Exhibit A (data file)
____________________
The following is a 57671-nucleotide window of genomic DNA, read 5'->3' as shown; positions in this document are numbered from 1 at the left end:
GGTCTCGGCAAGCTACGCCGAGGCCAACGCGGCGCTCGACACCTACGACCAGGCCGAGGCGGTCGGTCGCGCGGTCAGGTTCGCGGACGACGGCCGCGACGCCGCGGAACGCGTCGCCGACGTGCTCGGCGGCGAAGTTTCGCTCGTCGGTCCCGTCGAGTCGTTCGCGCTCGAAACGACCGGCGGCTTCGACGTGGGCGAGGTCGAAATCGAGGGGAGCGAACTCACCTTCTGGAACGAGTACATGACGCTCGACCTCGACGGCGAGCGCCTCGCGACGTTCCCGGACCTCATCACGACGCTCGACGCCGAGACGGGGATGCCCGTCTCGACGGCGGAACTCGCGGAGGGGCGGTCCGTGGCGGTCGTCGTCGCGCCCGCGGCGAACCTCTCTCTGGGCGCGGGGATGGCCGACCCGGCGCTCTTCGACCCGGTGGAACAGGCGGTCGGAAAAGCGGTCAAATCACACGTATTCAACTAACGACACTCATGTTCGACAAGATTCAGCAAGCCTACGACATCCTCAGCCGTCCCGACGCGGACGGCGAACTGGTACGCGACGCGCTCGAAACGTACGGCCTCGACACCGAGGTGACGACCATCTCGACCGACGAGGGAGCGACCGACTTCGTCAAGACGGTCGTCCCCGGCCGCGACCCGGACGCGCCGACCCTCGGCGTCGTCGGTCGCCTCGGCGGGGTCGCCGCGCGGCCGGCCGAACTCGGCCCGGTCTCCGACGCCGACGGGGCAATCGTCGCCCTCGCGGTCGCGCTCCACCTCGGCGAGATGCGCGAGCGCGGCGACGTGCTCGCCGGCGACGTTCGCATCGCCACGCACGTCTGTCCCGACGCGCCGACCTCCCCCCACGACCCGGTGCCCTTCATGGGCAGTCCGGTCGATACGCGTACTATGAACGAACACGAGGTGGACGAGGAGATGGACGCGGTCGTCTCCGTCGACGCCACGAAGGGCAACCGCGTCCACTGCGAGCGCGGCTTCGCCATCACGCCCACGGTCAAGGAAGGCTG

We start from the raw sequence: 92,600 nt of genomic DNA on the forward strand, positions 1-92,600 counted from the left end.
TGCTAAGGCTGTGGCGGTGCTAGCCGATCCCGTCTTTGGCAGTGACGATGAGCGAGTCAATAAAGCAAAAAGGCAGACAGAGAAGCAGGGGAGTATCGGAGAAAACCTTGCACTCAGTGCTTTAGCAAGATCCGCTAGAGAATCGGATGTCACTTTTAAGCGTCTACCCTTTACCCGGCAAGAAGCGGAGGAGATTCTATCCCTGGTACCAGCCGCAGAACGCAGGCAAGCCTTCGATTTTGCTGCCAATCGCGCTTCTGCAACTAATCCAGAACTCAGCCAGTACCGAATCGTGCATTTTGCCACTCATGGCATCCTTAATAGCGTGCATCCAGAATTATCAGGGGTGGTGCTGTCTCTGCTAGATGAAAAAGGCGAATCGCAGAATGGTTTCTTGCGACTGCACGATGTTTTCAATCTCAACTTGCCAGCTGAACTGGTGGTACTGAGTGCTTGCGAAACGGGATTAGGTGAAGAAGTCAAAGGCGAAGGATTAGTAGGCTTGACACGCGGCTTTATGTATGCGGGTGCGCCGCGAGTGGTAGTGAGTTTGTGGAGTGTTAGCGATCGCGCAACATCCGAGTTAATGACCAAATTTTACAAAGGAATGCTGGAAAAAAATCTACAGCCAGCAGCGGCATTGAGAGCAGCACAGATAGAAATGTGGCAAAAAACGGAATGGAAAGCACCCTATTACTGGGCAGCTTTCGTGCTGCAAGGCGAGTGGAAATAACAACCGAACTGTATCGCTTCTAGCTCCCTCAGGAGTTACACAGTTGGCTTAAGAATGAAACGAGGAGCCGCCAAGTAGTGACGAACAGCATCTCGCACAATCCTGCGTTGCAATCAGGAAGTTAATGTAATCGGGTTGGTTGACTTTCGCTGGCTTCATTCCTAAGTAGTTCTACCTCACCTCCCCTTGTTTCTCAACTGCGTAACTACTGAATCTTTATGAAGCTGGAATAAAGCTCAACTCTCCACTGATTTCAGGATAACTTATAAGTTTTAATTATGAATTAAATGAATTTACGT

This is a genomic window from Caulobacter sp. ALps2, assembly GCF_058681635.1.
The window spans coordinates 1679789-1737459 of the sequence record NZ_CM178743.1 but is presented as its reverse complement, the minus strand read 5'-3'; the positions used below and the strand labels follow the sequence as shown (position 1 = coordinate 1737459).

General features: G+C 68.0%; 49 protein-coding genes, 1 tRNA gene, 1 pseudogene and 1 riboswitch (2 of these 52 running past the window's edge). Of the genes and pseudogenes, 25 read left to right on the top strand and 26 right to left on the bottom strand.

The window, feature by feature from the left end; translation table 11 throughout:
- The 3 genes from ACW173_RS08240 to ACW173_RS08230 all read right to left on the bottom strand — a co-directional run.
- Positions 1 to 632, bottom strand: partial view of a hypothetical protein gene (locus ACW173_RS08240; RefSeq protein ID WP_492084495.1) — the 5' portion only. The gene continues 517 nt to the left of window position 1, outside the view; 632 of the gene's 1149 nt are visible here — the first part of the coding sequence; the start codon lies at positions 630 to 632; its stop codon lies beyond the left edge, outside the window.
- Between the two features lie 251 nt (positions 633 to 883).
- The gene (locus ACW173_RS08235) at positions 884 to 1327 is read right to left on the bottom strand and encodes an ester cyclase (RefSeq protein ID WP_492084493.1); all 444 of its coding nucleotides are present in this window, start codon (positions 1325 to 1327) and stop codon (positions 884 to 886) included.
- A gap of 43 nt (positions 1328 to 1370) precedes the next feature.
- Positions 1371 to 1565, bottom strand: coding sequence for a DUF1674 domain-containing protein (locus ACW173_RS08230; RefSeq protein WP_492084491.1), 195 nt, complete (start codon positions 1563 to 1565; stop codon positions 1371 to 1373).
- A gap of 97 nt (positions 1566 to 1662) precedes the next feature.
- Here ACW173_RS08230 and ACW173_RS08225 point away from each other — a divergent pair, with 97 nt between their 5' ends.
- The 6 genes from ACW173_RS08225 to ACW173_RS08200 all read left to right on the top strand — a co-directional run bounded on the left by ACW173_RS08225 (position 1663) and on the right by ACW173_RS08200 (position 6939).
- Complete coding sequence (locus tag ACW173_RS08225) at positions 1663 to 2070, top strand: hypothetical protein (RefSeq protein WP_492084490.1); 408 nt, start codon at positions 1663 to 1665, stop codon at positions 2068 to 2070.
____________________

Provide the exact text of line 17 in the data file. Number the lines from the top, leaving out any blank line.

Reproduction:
- The 6 genes from ACW173_RS08225 to ACW173_RS08200 all read left to right on the top strand — a co-directional run bounded on the left by ACW173_RS08225 (position 1663) and on the right by ACW173_RS08200 (position 6939).